Fly Away Snow Goose
WINDEGO: An evil spirit of the northland, a monstrous creature who comes prowling in winter, hungry for human flesh; it is remorseless, pitiless.
If the year was a lean one, winter was a hard time for the hunter/gatherers who lived in the NWT. The People would leave their summer camps in small groups and scatter into the vast emptiness, away from the lakes and rivers where they'd all come together as a tribe to trade and celebrate the fat season of summe. Our of necessity, they'd change their tribal, summer way of life to retreat to live in isolation, hunting and trapping the range around them, away from others who were now engaged in the same thing. Sometimes, it did not go well; the hunters were not lucky; the game was scarce or had changed from their accustomed paths of migration.
Then, the spectre of starvation haunted the isolated camps, and sometimes people were driven to desperate measures in order to survive. A man who had eaten his family in order to stay alive, was said to have "gone Windego." Such a primal sin was viewed with horror, so a monster was created to explain this counter-cultural behavior. A few of those stories came to be written down in early colonial times, but the oral versions were well known to those who were exposed to the fierce winters, who sometimes had experienced, first-hand, hunger and the awful struggle to survive.
It is said the Windego eats his own lips and checks, so his skull is always partially visible, and he arrives surrounded by a stench so horrible that it even overpowers the bitter winter wind. People, driven to this extremity, were believed to have been taken over by this dreadful being, and that was the reason they had committed the unholy crime of cannibalism. In fact, during the 19th Century, early Canadian psychologists defined "going Windego" as a "culturally based" disorder.
(Thunderbird--well known to the Northern First Nations--
among the Tlicho, Thunderbird was referred to indirectly, as "Father."
He's one of the good guys.)
Today, the Windego is, in some quarters, viewed as a cryptid. Wikipeidia defines cryptids as "animals that cryptozoologists believe may exist somewhere in the wild, but are not believed to exist by mainstream science." Cryptozoology primarily looks at anecdotes and blurry photos, the sort of claims rejected by the scientific community. These monsters now feature in YouTube videos in all manner of ghastly forms, but this vision of the Windego is of only passing interest to me.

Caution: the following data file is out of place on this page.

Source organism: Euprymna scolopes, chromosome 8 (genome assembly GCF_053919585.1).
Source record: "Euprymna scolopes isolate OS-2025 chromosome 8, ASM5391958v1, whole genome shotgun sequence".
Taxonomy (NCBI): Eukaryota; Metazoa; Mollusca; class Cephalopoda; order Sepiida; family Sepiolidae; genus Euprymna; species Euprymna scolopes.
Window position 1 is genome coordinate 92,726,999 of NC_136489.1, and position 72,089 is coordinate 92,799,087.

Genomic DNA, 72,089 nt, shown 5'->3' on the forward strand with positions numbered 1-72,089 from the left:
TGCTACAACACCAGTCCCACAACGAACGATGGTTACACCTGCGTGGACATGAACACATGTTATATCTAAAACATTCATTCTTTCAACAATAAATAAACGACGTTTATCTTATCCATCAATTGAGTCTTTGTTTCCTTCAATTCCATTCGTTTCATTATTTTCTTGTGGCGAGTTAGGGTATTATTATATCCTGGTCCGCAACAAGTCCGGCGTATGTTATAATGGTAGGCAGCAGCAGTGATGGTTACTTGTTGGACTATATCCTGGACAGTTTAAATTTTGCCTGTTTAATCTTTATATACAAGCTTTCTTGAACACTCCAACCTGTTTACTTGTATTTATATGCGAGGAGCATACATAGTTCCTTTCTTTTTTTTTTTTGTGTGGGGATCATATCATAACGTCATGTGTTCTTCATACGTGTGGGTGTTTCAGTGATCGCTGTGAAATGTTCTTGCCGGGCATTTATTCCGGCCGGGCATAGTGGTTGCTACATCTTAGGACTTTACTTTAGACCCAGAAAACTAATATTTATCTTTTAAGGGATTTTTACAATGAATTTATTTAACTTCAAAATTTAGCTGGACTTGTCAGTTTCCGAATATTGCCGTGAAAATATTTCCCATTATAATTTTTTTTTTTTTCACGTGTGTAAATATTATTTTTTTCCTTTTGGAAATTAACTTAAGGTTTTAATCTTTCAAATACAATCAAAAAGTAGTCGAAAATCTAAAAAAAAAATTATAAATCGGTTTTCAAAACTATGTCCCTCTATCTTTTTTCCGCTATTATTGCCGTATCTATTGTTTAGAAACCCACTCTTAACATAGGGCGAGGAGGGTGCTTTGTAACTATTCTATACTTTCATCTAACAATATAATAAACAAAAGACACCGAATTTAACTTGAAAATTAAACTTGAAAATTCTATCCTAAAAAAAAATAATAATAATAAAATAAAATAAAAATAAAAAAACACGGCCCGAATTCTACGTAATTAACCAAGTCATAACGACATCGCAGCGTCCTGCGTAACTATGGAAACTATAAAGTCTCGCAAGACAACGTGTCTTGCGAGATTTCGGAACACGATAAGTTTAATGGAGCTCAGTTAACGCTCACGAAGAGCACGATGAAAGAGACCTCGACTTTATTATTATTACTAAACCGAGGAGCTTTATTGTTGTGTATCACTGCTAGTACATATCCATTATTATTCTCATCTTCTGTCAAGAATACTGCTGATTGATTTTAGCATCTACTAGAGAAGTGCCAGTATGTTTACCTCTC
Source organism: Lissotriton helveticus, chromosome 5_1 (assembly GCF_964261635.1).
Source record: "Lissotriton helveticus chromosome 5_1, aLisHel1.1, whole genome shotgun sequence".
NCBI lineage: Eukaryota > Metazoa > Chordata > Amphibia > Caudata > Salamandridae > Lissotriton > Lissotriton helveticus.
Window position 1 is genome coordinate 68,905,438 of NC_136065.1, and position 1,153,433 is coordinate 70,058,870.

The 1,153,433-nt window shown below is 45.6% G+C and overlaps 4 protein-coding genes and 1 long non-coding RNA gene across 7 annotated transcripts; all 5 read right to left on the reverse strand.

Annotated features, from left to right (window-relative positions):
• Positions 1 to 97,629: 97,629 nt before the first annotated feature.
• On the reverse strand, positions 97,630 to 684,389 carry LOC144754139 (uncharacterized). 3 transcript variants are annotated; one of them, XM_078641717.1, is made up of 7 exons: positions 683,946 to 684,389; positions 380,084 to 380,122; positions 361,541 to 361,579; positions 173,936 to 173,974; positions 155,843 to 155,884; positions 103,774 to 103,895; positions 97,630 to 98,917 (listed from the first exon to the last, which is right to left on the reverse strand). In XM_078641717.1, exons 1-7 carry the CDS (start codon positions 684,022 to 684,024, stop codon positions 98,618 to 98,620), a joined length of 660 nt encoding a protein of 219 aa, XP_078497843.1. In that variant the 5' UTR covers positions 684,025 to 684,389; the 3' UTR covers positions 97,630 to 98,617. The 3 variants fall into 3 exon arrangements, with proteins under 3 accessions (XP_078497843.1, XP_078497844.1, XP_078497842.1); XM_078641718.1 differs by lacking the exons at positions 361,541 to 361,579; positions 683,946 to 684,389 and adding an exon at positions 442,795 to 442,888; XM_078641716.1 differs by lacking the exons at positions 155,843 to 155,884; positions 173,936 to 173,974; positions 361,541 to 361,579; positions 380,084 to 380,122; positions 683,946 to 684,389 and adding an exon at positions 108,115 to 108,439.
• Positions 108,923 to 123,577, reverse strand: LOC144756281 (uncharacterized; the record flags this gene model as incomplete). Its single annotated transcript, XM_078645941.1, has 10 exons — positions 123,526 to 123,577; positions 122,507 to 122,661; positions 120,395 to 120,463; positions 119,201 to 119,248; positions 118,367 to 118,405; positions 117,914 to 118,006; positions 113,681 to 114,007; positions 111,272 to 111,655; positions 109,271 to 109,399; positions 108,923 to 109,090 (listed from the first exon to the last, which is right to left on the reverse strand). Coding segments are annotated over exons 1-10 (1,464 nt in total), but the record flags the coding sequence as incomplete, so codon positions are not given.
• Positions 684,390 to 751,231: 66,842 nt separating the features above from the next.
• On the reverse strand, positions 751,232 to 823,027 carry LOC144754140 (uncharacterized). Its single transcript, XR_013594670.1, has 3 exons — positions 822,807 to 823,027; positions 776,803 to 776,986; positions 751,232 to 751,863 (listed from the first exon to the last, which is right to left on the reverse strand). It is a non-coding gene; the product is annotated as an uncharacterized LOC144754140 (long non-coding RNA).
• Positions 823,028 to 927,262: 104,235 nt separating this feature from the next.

"Windego" appears to me--not as a myth created by "superstitious 1st Nation's People," --but as an acutely observed form of human personality disorder. I didn't figure this out on my own, but by listening to Buffy Sainte Marie's song called "Priests of the Golden Bull."
She makes a connection with the storied monster and the unfettered greed and disregard for the cooperative behavior which holds together our societies. Look around. The Dark Triad personality, (where a subject possesses a toxic combo of Narcissism, Michiavellianism and Psychopathy) is having a good run these days among CEO's, Tech Bros, politicians, and the sort of "religous" figures who live in gated mansions and always need their followers to send more money.
In a world where it's considered smart to get rich while ignoring the human suffering or the irreparable harm pursuit of this quarter's profits causes a community -- or the arm done to the water, the air, or the planet -- Ms. Sainte Marie sees the ever-hungry, cannibalistic Windigo. The "Greed is Good," mentality is on display everywhere.
Take a look at ever so many modern companies, their successes measured by how many jobs they've eliminated, or how they've stolen pension funds from retirees in the course of a merger, or how many rural communities they have destroyed, for instance, building a petrochemical refinery or an industrial pig farm next door to a small town which doesn't have the clout to fight back.
"Gentrification" in cities raises rents until the essential workers--those who run the store checkouts, clean the buildings and streets, teach and/or care for children and seniors, can no longer afford to live close to where they are employed. Other casualties include small entrepreneurial businesses of all kinds, from restaurants and local bars, to independent bookshops and corner convenience stores.
Today's Windego doesn't just live in the deep woods. These days, he (or she) is seen as a "celebrity," on our television screens, and all over the internet and Twitter. Many are even elected to high public office. Worst of all, their "Not my brother's keeper" attitude is now held up to young people as the smart way to live.
Instead of dwelling on psychos and cannibals, instead, let's take this time of All Hallows, All Saints and All Souls to find some peace and to give thanks: to remember our ancestors, our friends, mentors, and family who have passed beyond the veil. Let's also remember our honored dead, the kind of people who served and helped, rather than injured, the common folks of our communities and our country.